Justin Timberlake can go ahead and bring sexyback. Donny Osmond will do the same for nerdy.
The singer, actor and TV personality, who's been in show business since he was five years old, was the featured guest in Weird Al Yankovic's 2006 video for "White & Nerdy," his parody of rapper Chamillionaire's "Ridin' ." With his kitschy dance moves, culled from his days in the Osmond Brothers and the "Donny and Marie" TV variety show with his sister, Osmond become a download sensation and learned that "a little self-deprecation never hurt anyone."
"What was funny was a whole new audinence was educated as to what Donny Osmond is," says Osmond, 49, who's now the father of five and grandfather of one and is promoting a new album, "Love Songs of the 70s." The video, he recalls, "came out around the time I started ('Beauty and the Beast') on Broadway. I was walking to the theater one day and I hear this teenager go, 'Hey everybody -- that's the white and nerdy guy!'
"This was in Times Square, right near the place where you can buy tickets at half price. So there were these massive lines of people and everybody turns around and started applauding and going, 'Yeah, white and nerdy!' And I'm thinking, 'OK, I'm proud [i]and[/i] embarrassed right now...' "
Mostly, however, Osmond is happy that he's still around and has survived the kind of career ebbs and flows that have sent many before him into early retirement.
He was an early '70s icon, scoring hits with his brothers ("One Bad Apple," "Yo-Yo," "Down By Crazy River"), on his own ("Go Away Little Girl," "Puppy Love") and with his sister ("I'm Leaving It (All) Up to You"). He became a poster boy for squeaky clean, cheesy pop, then came back with the 1989 hit "Soldier of Love" and a subsequent starring turn in the musical "Joseph and the Amazing Technicolor Dreamcoat." He overcame a bout with Social Anxiety Disorder and has since continued to work in musical theater and on TV, co-hosting a "Donny and Marie" talk show and presiding over game shows such as "Pyramid," "The Great American Dream Vote" and, in the U.K., "Identity."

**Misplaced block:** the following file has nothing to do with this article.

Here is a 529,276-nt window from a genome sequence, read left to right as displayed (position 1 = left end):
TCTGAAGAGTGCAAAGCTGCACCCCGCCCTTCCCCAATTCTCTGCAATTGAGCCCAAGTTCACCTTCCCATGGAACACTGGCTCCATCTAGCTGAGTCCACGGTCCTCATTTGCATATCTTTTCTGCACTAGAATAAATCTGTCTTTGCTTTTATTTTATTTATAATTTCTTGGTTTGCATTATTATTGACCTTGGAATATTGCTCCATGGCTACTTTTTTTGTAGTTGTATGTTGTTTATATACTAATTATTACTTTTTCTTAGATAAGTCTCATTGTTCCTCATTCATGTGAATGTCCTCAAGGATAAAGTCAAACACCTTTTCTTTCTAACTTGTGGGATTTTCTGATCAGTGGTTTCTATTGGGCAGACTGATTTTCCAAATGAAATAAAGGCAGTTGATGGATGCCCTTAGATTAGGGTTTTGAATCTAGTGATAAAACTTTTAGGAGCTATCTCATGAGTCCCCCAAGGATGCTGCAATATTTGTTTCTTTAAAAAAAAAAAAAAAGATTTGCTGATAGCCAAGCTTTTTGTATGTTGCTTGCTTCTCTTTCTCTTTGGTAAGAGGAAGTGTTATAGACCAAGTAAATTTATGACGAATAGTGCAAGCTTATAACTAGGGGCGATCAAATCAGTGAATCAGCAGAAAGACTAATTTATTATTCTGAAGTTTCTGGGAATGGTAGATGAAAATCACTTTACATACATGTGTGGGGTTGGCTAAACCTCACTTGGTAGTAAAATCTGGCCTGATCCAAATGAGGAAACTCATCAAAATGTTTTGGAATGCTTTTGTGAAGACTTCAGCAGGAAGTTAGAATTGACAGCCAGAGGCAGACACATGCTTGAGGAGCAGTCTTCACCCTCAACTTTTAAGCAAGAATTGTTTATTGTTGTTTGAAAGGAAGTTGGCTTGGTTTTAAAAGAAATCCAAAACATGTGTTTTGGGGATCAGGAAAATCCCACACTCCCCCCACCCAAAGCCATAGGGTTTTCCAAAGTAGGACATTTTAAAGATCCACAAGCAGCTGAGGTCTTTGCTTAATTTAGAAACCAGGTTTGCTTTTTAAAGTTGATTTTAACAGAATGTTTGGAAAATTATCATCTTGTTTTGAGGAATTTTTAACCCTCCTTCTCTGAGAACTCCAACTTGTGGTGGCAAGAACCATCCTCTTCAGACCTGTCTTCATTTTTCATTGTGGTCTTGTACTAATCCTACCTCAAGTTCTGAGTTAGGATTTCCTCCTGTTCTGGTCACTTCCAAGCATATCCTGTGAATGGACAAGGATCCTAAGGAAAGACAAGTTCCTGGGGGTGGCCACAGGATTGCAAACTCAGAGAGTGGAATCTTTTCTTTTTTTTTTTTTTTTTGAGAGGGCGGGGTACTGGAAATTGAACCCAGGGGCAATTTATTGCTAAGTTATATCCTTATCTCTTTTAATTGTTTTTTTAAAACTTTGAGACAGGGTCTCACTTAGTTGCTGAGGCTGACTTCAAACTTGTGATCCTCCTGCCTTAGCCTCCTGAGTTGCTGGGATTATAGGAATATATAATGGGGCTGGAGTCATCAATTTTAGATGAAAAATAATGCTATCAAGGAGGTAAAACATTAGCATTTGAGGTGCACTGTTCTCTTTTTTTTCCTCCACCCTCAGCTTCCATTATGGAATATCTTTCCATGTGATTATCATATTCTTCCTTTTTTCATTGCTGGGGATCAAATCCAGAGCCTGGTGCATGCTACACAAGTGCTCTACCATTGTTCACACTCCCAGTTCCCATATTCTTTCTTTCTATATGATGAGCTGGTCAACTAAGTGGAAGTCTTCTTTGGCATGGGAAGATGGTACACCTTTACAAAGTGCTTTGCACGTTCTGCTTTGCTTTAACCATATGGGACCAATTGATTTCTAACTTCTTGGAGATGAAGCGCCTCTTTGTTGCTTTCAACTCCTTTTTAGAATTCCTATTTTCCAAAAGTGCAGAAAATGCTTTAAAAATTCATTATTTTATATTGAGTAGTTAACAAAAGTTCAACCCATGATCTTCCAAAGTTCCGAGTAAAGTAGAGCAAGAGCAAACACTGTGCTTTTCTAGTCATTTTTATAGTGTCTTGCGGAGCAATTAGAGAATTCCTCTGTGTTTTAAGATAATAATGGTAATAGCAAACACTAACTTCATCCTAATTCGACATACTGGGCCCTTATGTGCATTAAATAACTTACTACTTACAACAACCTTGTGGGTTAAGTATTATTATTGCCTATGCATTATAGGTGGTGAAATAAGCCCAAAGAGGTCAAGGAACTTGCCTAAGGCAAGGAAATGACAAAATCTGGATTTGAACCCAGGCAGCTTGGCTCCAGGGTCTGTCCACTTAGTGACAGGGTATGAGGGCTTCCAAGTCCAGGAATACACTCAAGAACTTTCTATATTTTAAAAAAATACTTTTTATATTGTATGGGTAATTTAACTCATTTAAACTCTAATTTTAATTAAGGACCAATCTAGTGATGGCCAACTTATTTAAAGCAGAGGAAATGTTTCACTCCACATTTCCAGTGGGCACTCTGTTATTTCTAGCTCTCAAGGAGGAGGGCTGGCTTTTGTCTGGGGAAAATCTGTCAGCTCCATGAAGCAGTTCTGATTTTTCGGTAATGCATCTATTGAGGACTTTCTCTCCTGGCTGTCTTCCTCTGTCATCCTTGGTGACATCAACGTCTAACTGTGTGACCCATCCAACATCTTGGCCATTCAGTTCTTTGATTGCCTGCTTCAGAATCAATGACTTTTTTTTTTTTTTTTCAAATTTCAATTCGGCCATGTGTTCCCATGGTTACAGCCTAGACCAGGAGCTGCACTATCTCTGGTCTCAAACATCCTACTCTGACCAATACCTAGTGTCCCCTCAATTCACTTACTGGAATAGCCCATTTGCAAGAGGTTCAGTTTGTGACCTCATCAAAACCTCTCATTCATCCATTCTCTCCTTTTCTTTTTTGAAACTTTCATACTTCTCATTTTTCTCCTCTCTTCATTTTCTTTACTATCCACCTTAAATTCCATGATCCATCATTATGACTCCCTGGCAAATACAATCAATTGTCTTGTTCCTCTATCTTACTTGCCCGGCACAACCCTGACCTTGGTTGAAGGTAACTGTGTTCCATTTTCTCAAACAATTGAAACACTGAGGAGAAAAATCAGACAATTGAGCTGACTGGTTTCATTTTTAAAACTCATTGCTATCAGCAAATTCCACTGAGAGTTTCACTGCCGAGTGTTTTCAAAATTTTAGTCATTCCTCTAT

Osmond is also on tap to host a revival of "Name That Tune" for CBS next year and says an Osmond Brothers reunion is "inevitable," and possible within the year to mark the group's 50th anniversary.
"If you're in the business long enough, you're gonna get those bumps in the road. I could write a book on it -- wait a minute, I did!" cracks Osmond, who ??
Nevertheless, he feels like he's as well-positioned these days as he's ever been.
"People are starting to gravitate towards that kind of entertainment -- variety -- again," notes Osmond, whose early break came "The Andy Williams Show." "You look at 'American Idol.' That's variety. You look at 'Dancing With the Stars.' That's variety. That's been my life."
"Love Songs of the '70s," his 55th album, is an idea Osmond says he's "had in the back of my mind for along time. I wanted to pick songs that influenced me as a teenager, that I wished I could have recorded back then."
Taping his vocals in his dressing room during his run as Gaston in "Beauty and the Beast," Osmond chose a wide intepretation of love songs -- a range that includes Al Green's "Let's Stay Together," Bread's "If" and Dan Hill's "Sometimes When We Touch" as well as Ace's cheating lament "How Long" and Billy Preston's spirited "Will it Go Round in Circles."
"When I do an album, any kind of album, I want it to be a good variety of music," Osmond explains. "For me to do an album of (all) Barry Manilow songs or Bread songs, you might as well take a nap. I would rather listen to an album that has many different emotions and many different looks at an idea."
He knows that some of those looks, particularly songs originally done by Al Green or Billy Preston, run counter to the decidedly square view many have of him. But Osmond enjoys confounding people like that -- and hopes that the "Love Songs..." album might even get them to reconsider the music he made 35 or so years ago.
"My image was not completely accurate to what the individual was," he explains. "I was listening to and singing all kinds of stuff, but what was selling was the teenybopper songs.
"If you go back and analyze the type of music that I was really doing, ther was a spectrum. Yes, it was teenybopper muisc as a teenager, but the Osmonds were doing harder rock 'n' roll -- though it never really saw the light of day because my career kind of superseded it.
"There was a lot of stuff that never really had a chance to be heard; if it had, people would really view me differently, I believe. So maybe now I have a chance to make that happen."
Donny Osmond performs at 7:30 p.m. Thursday (Sept. 6) at the Freedom Hill Amphitheatre, 14900 Metropolitan Parkway at Schoenherr, Sterling Heights. Tickets are $49 and $39 pavilion, $15 lawn. Call (586) 268-5100 or visit www.freedomhill.net.
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